Constitution of India was enacted on 26th November, 1949 and envisages a federal form of
government. A federal government, unlike unitary system, has a written constitution and
demarcation of authority between the Union (Government of India) and the state
governments. Schedule VII of the Constitution of India provides for the demarcation of
Legislative and executive authority, applicable and enforceable in India through Independent
and unified judicial system.
There are three parts in VII Schedule. The Parliament has the exclusive authority to legislate in the matters enumerated in List I (Union List). The State Legislature has the exclusive authority to legislate on the entries enumerated in List II (State List). Barring certain exceptional circumstances, List III (Concurrent List) contains multi-jurisdictional matters where both Parliament and the State Legislatures have the joint responsibility to legislate. Entry 38 of the Concurrent List (List III) contains “electricity”. Therefore, it is the joint responsibility of the Union as well as State Government to legislate on the matters concerning electricity and allied matters of power industry. We have to jointly apply the Central Act and State Act using the doctrine of harmonious construction. However, by virtue of Part XI of the Constitution, in case of overlapping of the laws enacted by the State and Union Legislation, the Union Legislation shall prevail. The state law shall be inoperative only to the extent of inconsistency with the Union Law. All other parts of the state laws shall be applicable by the virtue of Doctrine of Eclipse.
The parliament has the exclusive power to legislate with respect to atomic energy and mineral resources for its production. This is provided in Entry 6 of the Union List. To exercise the above power, the parliament enacted the Atomic Energy Act, 1962. All nuclear power stations in India are governed accordingly. Further the civil liability 1 for Nuclear Damage Act, 2010 came into force as an Act to provide for civil liability for nuclear damage and prompt compensation to the victims of nuclear incidents through a no-fault liability regime channelling liability to the operator.
By virtue of entry 53 of the list II i.e., the state list, the state legislature has exclusive power to impose taxes on the consumption and sale of electricity. Various State Governments have enacted electricity duty Acts in exercise of the said power. In the case of ONGC Tripura Power co. ltd., v. Government of Tripura, 2021, the hon’ble High Court of Tripura held that government cannot levy duty on power producers for inter- state sale of electricity. The said clause of the Tripura Electricity Act, 2019 is illegal and unconstitutional.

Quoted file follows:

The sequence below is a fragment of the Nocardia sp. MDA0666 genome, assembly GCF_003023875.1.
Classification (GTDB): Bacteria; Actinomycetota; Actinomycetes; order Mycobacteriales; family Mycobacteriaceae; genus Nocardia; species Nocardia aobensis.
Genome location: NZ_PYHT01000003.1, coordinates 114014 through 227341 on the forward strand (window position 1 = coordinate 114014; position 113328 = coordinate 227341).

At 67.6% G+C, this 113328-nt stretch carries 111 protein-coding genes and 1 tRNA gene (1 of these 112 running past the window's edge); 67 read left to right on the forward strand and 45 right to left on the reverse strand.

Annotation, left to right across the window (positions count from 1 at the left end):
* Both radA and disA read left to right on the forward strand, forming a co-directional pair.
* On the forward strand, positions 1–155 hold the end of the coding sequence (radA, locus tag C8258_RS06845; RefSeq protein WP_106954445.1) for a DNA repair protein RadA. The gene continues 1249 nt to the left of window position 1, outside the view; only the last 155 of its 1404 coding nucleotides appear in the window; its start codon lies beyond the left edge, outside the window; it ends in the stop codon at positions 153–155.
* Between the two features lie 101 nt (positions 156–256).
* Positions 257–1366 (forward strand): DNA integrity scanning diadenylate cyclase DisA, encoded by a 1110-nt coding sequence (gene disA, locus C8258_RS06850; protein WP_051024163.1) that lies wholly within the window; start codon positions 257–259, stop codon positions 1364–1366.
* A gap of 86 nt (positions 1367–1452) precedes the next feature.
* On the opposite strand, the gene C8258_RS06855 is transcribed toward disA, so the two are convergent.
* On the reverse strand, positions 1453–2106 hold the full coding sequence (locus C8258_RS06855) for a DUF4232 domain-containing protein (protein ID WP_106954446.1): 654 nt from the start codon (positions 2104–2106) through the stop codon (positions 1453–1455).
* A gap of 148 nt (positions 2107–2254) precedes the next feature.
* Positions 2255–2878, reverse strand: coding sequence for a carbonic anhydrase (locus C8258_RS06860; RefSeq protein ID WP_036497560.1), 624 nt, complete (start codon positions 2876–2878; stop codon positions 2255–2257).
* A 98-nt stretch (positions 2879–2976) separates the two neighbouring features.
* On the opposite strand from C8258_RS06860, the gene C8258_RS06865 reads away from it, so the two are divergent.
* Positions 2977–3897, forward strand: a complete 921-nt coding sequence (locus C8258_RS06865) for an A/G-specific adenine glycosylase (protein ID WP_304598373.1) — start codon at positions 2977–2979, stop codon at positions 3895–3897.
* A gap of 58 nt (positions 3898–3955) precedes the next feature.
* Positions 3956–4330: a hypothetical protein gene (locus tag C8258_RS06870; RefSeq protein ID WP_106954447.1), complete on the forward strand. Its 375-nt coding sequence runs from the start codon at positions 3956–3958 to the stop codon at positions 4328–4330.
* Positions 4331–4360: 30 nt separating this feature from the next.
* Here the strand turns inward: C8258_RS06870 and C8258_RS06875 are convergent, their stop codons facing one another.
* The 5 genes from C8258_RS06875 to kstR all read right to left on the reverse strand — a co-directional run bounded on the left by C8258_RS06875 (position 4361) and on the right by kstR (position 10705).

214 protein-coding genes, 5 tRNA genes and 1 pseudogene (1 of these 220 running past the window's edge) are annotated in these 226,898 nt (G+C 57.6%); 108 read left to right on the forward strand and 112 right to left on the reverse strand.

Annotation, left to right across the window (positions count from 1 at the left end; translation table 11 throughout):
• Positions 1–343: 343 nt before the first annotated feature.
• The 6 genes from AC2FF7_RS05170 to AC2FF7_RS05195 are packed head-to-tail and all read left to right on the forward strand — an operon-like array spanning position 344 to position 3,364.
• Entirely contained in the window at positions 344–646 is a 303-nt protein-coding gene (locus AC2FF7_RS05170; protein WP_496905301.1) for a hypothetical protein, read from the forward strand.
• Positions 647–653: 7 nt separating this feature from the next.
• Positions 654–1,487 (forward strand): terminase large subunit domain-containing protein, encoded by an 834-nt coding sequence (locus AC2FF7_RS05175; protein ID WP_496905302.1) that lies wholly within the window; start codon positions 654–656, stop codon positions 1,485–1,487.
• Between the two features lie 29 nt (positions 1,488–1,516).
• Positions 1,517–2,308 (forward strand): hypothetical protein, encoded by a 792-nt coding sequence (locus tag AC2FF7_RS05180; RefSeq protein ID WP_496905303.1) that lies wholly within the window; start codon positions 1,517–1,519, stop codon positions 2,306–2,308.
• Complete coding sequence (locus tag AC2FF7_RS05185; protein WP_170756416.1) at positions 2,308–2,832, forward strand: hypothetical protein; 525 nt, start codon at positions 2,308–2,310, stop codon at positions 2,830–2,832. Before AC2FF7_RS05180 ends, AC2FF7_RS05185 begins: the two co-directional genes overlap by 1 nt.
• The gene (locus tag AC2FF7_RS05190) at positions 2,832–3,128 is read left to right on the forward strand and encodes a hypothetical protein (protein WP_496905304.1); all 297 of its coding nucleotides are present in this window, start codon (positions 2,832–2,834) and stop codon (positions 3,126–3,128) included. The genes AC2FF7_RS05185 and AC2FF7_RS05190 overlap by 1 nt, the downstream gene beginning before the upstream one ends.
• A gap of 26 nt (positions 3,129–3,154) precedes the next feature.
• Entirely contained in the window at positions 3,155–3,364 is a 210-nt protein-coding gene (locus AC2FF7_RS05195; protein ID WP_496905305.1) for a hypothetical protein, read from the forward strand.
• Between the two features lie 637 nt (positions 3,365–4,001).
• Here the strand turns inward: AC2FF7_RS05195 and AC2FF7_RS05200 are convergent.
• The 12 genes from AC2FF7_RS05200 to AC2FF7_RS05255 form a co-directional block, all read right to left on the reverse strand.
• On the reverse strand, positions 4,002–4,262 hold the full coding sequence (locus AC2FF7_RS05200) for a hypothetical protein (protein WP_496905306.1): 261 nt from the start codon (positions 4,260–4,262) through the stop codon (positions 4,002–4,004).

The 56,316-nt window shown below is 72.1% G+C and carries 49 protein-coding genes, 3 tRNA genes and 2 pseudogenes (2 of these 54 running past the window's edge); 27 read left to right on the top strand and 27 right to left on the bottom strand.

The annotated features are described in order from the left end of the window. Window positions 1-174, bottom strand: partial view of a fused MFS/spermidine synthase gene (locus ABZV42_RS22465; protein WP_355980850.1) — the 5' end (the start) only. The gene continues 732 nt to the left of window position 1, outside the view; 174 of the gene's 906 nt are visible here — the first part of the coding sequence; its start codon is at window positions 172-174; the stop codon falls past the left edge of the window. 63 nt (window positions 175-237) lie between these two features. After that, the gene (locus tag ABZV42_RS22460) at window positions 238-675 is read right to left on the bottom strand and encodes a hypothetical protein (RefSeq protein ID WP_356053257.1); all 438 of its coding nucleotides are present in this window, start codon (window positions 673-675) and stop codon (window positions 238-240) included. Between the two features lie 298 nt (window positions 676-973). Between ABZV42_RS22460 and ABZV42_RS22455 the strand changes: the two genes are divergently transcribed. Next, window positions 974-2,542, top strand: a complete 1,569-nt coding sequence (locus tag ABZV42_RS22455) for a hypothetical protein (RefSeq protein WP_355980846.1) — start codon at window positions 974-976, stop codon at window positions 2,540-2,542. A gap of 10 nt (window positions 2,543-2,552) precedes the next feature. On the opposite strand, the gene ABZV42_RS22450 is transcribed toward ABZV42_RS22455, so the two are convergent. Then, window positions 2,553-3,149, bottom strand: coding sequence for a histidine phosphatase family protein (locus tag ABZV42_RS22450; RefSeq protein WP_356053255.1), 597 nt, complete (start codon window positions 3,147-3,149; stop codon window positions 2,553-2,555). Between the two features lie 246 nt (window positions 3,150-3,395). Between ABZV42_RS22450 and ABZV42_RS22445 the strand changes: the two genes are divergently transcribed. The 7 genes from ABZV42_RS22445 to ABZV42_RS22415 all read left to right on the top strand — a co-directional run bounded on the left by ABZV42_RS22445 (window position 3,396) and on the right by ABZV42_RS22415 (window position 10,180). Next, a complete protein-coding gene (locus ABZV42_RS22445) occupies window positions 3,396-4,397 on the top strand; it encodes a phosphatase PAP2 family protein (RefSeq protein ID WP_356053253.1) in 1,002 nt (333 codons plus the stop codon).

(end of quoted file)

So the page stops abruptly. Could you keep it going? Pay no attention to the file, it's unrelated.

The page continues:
In terms of Entry 38 of List III of Schedule VII of the Constitution of India, electricity is the
joint responsibility of Central and State Governments. Central Government has enacted
Electricity Act, 2003 thereby repealing multiple earlier legislations. On the other hand, nine
State Governments have enacted Electricity Reforms Act between 1995-2003, for reforming
the power sector in their respective states.
As per Article 254 (1) of the Constitution of India, in case of inconsistency between State electricity laws and Central Electricity law, the latter shall prevail to the extent of inconsistency with the state Act. All remaining provisions of the state law will be fully operational in their respective states. Some of the State Acts legislated after 2003 with respect to power sector are:
- Himachal Pradesh State Electricity Distribution Management Responsibility Act, 2014
- Rajasthan State Electricity Distribution Management Responsibility Act, 2016
On the other hand, there are certain Central Government laws that will have overriding effect on State Laws. Some of these laws are as follows:
- Damodar Valley Corporation Act, 1948: which established Damodar Valley Corp. (DVC) by taking inspiration from Tennessee Valley Authority Act, 1933 of USA wherein Tennessee Valley Authority was established.
- Punjab Reorganisation Act, 1966: Wherein Bhakra Beas Management Board (BBMB) which manages Bhakra-Nangal dam and Beas projects, was established. It was instrumental in bringing green revolution in India by making Punjab and Haryana a granary of the nation.
Article 254(2) of the Constitution of India provides that law made by state legislations, when ascended by the President of India, shall prevail in that particular State, irrespective of Article 254(1). Some states have amended the Electricity Act, 2003 and have obtained the assent of the President of India. Hence, those amendments are operational in those respective States. Some of these examples are as follows:
- The Electricity (Maharashtra Amendment) Act, 2007- the Maharashtra Act has amended inter alia Section 151 and 153 of the Act which provides for cognizance of offence in case of electricity theft and establishment of special courts for electricity.
- The Electricity (Karnataka Amendment) Act, 2013
In terms of Article 243G of the Constitution of India, the State legislature can endow the panchayats with certain powers. In this regard, Schedule XI provides for the power of panchayats. Entry 14 and 15 of the said Schedule reads as ‘rural electrification including distribution electricity and non-conventional energy sources respectively.’ Any policy on rural electrification would, at some time, need to delegate substantial amount of power and responsibility to the Panchayati Raj Institution.